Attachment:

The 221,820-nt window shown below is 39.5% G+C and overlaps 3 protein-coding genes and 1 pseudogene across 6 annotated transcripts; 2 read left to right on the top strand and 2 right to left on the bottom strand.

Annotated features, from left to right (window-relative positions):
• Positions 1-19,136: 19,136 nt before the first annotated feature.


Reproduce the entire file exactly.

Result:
The 221,820-nt window shown below is 39.5% G+C and overlaps 3 protein-coding genes and 1 pseudogene across 6 annotated transcripts; 2 read left to right on the top strand and 2 right to left on the bottom strand.

Annotated features, from left to right (window-relative positions):
• Positions 1-19,136: 19,136 nt before the first annotated feature.